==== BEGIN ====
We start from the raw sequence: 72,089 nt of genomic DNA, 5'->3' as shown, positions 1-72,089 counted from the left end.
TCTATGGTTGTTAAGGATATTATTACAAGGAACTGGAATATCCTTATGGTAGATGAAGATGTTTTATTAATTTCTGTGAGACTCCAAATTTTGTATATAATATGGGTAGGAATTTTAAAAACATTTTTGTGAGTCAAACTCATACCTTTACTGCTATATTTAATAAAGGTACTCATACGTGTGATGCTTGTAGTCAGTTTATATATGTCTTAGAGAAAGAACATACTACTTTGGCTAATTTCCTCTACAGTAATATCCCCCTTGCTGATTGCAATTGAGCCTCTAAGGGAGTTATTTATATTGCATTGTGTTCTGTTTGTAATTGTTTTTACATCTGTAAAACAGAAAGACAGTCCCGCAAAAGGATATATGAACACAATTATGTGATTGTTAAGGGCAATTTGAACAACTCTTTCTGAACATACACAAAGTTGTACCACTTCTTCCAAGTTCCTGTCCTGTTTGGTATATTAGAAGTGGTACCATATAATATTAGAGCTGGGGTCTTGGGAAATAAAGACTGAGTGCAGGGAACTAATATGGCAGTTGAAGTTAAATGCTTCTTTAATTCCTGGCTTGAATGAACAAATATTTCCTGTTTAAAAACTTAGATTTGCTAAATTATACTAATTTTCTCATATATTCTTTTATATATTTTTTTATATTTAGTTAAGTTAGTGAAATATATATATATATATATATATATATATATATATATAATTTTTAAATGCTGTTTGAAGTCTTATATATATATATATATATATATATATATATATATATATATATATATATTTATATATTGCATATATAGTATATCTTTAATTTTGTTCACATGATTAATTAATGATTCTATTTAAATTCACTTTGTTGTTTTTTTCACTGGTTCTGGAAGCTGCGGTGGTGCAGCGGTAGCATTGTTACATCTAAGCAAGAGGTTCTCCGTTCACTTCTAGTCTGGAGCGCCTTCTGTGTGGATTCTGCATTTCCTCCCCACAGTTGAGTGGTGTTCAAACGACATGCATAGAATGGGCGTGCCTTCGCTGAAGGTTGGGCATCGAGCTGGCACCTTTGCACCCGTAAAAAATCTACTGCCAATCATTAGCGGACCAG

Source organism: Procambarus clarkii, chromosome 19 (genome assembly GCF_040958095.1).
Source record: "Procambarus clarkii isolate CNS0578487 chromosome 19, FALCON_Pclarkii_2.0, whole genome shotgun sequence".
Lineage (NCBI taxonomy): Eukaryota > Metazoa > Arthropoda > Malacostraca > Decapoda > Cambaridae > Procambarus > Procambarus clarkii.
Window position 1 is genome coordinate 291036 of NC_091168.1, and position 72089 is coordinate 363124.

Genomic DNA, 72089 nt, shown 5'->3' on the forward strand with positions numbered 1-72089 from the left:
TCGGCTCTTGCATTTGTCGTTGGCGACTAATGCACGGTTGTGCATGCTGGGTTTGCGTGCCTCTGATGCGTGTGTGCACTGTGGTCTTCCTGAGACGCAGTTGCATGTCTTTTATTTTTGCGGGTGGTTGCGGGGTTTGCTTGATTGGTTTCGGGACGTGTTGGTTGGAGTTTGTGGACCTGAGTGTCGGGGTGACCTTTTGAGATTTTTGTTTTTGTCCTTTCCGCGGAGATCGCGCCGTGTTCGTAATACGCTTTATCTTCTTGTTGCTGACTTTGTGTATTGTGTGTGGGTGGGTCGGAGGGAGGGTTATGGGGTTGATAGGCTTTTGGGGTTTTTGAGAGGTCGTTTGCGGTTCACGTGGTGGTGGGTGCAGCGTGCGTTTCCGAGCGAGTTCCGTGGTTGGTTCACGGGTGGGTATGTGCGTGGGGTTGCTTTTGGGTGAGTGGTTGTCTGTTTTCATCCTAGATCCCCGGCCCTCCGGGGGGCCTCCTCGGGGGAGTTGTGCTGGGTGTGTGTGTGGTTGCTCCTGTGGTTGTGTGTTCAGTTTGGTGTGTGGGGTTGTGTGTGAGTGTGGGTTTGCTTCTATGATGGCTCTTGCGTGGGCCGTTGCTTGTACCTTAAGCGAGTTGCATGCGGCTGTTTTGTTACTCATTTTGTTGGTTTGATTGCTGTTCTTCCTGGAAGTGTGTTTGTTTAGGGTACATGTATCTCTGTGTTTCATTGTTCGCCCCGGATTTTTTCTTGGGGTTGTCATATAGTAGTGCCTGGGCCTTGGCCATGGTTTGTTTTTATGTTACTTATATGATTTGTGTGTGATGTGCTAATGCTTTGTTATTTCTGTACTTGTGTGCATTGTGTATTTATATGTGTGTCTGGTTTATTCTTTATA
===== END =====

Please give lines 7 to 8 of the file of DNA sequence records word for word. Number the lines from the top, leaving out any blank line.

Genomic DNA, 72089 nt, shown 5'->3' on the forward strand with positions numbered 1-72089 from the left:
TCGGCTCTTGCATTTGTCGTTGGCGACTAATGCACGGTTGTGCATGCTGGGTTTGCGTGCCTCTGATGCGTGTGTGCACTGTGGTCTTCCTGAGACGCAGTTGCATGTCTTTTATTTTTGCGGGTGGTTGCGGGGTTTGCTTGATTGGTTTCGGGACGTGTTGGTTGGAGTTTGTGGACCTGAGTGTCGGGGTGACCTTTTGAGATTTTTGTTTTTGTCCTTTCCGCGGAGATCGCGCCGTGTTCGTAATACGCTTTATCTTCTTGTTGCTGACTTTGTGTATTGTGTGTGGGTGGGTCGGAGGGAGGGTTATGGGGTTGATAGGCTTTTGGGGTTTTTGAGAGGTCGTTTGCGGTTCACGTGGTGGTGGGTGCAGCGTGCGTTTCCGAGCGAGTTCCGTGGTTGGTTCACGGGTGGGTATGTGCGTGGGGTTGCTTTTGGGTGAGTGGTTGTCTGTTTTCATCCTAGATCCCCGGCCCTCCGGGGGGCCTCCTCGGGGGAGTTGTGCTGGGTGTGTGTGTGGTTGCTCCTGTGGTTGTGTGTTCAGTTTGGTGTGTGGGGTTGTGTGTGAGTGTGGGTTTGCTTCTATGATGGCTCTTGCGTGGGCCGTTGCTTGTACCTTAAGCGAGTTGCATGCGGCTGTTTTGTTACTCATTTTGTTGGTTTGATTGCTGTTCTTCCTGGAAGTGTGTTTGTTTAGGGTACATGTATCTCTGTGTTTCATTGTTCGCCCCGGATTTTTTCTTGGGGTTGTCATATAGTAGTGCCTGGGCCTTGGCCATGGTTTGTTTTTATGTTACTTATATGATTTGTGTGTGATGTGCTAATGCTTTGTTATTTCTGTACTTGTGTGCATTGTGTATTTATATGTGTGTCTGGTTTATTCTTTATA